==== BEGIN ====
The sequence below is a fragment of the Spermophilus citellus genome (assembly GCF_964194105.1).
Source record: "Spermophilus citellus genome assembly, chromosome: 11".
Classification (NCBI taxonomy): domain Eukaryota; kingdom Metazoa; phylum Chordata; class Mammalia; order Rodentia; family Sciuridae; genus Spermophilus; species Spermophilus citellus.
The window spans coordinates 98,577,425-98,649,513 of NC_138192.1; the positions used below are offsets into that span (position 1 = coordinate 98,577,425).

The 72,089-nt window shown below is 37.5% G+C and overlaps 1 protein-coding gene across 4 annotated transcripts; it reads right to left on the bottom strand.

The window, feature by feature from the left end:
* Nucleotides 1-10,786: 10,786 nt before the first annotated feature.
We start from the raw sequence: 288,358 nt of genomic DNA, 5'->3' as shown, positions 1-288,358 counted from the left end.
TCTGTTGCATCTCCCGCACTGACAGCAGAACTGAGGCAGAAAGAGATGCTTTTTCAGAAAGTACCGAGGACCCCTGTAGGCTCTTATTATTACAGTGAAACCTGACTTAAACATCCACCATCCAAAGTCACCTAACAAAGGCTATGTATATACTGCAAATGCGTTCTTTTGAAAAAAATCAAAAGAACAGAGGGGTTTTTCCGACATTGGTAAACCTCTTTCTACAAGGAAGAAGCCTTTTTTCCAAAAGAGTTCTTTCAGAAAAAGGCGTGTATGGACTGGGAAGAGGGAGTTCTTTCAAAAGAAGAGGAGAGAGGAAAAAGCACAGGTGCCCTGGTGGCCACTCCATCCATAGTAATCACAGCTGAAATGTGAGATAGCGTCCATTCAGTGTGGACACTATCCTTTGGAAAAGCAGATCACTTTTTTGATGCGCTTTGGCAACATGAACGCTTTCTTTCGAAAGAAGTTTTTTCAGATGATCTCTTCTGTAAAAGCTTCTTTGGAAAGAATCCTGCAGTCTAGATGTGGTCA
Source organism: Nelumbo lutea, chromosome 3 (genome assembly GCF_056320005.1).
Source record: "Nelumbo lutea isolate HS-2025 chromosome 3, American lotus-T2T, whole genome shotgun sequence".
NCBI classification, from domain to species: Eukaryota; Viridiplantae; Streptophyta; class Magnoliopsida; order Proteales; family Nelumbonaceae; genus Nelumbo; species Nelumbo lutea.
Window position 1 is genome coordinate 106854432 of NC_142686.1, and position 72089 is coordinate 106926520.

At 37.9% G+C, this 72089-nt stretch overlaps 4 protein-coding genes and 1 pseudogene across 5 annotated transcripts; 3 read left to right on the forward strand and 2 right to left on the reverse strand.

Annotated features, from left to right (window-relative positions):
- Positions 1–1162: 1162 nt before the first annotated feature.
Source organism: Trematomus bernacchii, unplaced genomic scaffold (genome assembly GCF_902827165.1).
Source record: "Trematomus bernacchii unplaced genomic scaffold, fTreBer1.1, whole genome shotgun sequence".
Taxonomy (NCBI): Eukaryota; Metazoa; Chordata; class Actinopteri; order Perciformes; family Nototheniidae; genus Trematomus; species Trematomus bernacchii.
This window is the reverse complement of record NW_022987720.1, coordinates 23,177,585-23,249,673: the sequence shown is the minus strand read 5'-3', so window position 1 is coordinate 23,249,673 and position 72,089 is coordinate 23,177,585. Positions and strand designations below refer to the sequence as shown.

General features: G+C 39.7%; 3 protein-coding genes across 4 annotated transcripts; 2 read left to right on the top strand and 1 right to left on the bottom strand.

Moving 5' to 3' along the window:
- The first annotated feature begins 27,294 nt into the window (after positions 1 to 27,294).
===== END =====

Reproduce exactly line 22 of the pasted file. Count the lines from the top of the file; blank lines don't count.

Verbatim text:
Moving 5' to 3' along the window: